On the afternoon of February 27, several water tower staff members were collected in the Howe Library, working diligently and dreaming of a day when the Cyber Cafe would once again open its pearly gates and offer endless supplies of hot cocoa to the ravenous masses. I was gazing out the window like an angsty teen riding in the backseat of their mom’s Honda Accord, picturing themselves as the main character in an emotional music video for, like, The Fray, or something. As I cast my eyes to the gleaming glass panes of the media lab windows, I saw the winter threatening to knock once again on my delicate door. Just like the rest of you gullible Vermonter blockheads, I have been known to be lured into a false sense of security by a single day of decent weather in late February. I’m so desperate for a single shot of sunshine that I allow myself to believe in the ancient Homerian myth of springtime. Fat chance.
Spring was nowhere in sight this critical Sunday, despite the early morning sunshine and the lack of evil winds strong enough to blow squirells out of trees and birds off of powerlines. We were lied to! We were schemed! Scammed and deceived! The squall arrived instantaneously, without warning. There was no way for us to know what we were in for. All that we could do was sit feebly in the media center and watch, as God’s angry hand foisted down upon us in real time, in the form of the classic Northeastern winter weather event known only as the squall.
I shuddered as I watched the fallen snow sweep itself up into the violent winds, as the naked branches of trees whipped against the library’s walls, as campus itself disappeared behind the power of the inimitable squall. I thought of my long walk back to my room, and I thought of my own inability to face any kind of physical danger without shrinking in fear. But what if it’s cold, I thought to myself. What if I slip on some ice and look momentarily look silly while regaining my balance? What if my beautiful face is whipped so cruelly by the wind that I become immediately disfigured and can no longer coast through life on the easy charms of my devilish good looks? Imagine!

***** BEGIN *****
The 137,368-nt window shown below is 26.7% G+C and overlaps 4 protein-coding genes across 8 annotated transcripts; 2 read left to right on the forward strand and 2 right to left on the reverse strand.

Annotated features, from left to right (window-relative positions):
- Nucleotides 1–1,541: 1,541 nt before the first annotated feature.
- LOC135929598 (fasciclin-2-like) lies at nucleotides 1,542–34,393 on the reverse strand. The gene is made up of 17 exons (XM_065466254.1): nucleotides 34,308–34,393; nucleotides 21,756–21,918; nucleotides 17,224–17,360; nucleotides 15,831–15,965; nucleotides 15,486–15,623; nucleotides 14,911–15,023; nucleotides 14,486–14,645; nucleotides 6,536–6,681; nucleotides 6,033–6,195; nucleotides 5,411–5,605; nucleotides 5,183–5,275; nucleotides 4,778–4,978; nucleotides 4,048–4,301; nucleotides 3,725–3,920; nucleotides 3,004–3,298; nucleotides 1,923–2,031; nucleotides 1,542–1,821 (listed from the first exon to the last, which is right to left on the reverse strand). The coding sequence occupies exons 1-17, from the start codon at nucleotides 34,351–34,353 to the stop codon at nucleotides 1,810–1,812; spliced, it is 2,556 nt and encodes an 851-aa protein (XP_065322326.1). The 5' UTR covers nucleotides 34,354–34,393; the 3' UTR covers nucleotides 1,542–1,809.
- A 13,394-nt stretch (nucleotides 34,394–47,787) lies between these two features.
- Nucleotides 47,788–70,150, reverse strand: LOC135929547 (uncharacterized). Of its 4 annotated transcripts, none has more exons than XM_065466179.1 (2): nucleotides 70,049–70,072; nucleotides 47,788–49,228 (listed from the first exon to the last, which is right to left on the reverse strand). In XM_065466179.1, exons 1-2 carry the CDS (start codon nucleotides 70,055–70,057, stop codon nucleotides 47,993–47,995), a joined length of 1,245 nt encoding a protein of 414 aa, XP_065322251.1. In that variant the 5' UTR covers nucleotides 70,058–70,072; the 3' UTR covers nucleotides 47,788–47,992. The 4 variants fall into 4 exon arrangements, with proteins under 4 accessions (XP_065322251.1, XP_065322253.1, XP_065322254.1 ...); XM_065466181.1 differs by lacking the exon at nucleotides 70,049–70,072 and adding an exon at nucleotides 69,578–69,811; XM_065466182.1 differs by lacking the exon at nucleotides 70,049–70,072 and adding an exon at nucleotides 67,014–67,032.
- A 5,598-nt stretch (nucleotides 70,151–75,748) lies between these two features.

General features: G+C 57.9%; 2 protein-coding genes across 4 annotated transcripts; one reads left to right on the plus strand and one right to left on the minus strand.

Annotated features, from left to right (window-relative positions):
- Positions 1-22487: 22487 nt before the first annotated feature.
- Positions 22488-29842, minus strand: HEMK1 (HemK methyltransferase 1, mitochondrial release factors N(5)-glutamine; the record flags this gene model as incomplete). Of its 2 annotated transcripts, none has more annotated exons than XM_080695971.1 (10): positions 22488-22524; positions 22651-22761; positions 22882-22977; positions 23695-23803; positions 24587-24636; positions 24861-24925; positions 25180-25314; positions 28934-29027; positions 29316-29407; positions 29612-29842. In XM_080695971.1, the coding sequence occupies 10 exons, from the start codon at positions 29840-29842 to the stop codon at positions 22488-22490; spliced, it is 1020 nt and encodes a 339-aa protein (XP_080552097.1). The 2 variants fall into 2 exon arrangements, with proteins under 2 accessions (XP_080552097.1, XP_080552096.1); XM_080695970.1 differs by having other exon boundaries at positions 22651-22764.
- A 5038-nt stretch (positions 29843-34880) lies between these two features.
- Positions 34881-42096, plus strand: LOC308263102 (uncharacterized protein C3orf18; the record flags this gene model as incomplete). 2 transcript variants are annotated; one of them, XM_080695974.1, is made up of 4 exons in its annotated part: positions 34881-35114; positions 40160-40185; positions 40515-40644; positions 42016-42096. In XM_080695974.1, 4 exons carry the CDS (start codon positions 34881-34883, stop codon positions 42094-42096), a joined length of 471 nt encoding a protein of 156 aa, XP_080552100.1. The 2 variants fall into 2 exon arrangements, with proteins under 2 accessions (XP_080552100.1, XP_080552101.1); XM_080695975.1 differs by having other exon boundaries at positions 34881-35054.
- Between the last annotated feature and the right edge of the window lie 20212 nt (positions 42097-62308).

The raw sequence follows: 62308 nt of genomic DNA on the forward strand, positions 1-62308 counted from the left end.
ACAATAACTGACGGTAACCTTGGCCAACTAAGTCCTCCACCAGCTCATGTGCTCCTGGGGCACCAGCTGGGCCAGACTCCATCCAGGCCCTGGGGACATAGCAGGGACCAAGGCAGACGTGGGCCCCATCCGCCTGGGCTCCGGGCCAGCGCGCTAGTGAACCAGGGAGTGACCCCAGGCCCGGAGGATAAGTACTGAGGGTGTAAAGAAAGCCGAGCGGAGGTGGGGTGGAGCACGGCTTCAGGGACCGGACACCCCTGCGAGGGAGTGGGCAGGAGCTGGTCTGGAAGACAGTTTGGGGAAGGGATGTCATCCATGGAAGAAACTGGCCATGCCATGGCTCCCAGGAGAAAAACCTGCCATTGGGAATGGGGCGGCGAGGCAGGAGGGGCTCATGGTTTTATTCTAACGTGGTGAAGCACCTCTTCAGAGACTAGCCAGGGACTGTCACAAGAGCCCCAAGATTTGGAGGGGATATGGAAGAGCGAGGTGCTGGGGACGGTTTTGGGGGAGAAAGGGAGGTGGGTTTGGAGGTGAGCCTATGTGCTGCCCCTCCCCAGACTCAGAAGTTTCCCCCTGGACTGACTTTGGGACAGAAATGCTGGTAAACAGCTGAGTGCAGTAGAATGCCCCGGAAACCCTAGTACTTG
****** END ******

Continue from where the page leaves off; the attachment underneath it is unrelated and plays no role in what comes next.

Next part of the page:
Alas, soon the library will close. As I prepare myself for the long journey back to my humble room in the Living and Learning Complex, I am in such a mood to use words like ‘alas’. In facing death, I have become very morose and noble and heroic. I am just like the sexy guy from The Lord of the Rings as he walks into Mordor, bravely facing the unknown. In an effort to spread awareness about the serious dangers of snow squalls to human girls, this article will only be published in the event of my death. If you’re reading this, know that I spent my last moments feeling hopeful about the future, even as I was vacuumed into the endless snow tornado, never to be seen again by human eyes. Beware of the squall. Not one of us is above its power.